I still have some and need to write a note on it. I was undecided for a while about it, but Togo nailed the complexities of it.
The tea is on the sweeter side and does not exhibit vegetal notes until later steeps western or gong fu, with a very prominent canteloup jackfruit note. I prefer it Gong fu, or with minimal leaves western because the tea is far from weak. It personally gets astringent in steep two and three, but out of all the experimental oolongs I’ve had, this is one of the ones closer to what I think of as an oolong. Going from the Lishan to a cup of this was nearly seamless, only this one is sweeter and has more texture gong fu. The later steeps are immensely yeasty and fruity. It’s also got a little bit of the mental cotton linen note I associate from Darjeelings, but this one has the same fruity and smooth floral profile of other oolongs.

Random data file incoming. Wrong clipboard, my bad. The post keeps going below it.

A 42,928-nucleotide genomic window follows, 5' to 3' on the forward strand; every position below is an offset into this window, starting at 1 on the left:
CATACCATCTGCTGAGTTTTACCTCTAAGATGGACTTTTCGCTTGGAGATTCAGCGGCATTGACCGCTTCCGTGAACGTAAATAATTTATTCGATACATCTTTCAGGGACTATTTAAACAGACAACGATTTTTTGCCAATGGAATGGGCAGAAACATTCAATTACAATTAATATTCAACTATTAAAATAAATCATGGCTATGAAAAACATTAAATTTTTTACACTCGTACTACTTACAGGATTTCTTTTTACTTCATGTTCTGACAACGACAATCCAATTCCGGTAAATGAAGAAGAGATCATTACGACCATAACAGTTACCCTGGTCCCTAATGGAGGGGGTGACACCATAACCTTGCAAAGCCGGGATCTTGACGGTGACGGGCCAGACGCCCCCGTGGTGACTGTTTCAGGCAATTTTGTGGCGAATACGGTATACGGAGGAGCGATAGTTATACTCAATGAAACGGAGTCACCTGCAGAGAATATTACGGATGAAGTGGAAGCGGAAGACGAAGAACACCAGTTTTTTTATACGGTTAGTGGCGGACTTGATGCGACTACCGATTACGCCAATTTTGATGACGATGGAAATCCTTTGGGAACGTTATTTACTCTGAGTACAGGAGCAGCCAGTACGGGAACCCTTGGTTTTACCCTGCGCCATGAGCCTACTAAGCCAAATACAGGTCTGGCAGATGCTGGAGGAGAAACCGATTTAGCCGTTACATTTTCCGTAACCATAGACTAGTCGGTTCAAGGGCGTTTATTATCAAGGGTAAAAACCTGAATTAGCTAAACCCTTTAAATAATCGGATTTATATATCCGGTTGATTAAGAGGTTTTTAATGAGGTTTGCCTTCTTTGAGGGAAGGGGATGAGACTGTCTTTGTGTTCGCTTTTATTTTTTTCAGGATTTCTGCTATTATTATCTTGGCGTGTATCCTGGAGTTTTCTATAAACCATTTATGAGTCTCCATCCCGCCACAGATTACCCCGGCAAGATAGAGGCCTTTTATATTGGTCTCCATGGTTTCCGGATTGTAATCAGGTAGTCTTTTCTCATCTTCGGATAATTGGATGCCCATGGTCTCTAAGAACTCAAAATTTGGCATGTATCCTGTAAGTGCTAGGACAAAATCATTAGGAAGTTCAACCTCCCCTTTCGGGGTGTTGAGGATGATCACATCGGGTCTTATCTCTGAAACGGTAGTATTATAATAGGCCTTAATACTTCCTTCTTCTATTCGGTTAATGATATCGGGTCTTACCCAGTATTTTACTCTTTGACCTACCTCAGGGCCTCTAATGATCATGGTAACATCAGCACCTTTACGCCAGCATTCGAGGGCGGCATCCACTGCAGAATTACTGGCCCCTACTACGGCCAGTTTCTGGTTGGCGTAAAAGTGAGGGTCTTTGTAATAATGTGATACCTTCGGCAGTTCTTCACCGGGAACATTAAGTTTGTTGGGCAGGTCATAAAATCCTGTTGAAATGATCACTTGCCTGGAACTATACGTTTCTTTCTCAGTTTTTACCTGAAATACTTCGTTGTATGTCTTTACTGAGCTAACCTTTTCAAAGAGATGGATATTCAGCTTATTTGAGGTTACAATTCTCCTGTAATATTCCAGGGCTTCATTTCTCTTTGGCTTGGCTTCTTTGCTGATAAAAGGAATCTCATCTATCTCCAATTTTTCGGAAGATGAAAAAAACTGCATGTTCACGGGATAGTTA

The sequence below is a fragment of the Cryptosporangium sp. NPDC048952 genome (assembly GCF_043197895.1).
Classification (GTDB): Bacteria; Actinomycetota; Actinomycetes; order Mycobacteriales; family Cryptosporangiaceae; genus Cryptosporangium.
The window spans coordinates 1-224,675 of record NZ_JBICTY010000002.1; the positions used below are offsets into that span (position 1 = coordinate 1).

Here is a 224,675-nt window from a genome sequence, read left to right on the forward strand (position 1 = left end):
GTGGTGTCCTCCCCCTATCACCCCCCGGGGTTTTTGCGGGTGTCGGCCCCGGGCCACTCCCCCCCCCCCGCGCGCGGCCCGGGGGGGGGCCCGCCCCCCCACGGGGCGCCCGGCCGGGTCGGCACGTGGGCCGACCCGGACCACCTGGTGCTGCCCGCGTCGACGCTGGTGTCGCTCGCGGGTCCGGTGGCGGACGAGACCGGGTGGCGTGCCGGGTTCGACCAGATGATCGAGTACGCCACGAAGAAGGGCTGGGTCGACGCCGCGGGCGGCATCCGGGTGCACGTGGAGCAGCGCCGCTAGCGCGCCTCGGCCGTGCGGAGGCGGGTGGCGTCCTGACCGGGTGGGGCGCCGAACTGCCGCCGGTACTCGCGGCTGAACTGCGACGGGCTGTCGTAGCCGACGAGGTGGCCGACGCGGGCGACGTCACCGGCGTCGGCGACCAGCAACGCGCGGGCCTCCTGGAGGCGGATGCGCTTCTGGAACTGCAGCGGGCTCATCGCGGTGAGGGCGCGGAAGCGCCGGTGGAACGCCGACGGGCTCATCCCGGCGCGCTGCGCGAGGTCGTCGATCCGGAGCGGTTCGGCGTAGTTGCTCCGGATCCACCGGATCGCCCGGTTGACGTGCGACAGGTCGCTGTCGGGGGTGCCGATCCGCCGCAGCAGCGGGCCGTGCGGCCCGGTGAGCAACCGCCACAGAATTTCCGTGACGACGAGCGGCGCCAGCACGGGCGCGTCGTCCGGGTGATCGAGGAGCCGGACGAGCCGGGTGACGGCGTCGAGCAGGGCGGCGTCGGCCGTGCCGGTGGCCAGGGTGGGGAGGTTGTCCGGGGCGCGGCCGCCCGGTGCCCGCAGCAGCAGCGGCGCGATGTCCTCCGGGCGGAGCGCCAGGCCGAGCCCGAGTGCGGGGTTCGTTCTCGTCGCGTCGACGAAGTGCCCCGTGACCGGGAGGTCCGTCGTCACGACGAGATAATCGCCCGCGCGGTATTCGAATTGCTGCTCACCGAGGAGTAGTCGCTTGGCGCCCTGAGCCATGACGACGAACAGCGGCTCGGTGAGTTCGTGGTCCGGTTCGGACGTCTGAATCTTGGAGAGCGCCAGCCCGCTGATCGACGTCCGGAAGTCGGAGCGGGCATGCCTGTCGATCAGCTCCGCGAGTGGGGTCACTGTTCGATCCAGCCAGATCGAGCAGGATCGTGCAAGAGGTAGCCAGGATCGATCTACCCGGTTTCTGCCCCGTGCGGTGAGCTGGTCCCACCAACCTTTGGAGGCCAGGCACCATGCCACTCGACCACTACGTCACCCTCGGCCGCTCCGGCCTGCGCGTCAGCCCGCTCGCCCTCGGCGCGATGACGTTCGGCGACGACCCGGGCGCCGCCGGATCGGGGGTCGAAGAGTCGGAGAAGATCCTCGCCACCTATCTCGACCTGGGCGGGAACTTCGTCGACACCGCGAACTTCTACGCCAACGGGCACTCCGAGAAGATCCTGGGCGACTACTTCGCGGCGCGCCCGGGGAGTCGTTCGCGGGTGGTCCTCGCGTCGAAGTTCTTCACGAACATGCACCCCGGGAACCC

It’s actually my favorite of the Indian Oolongs I’ve had, and while I’ve honestly neglected my What-Cha Indian teas, I’ve at least felt more compelled to come back to this one. I personally have been having some acid reflux/stomach aches that I get from Shengs with this one, which is also why I haven’t come back to it. Maybe I should make it a tea of the day?
Flavors: Cantaloupe, Drying, Fruity, Grass, Pepper, Sweet, Umami, Yeast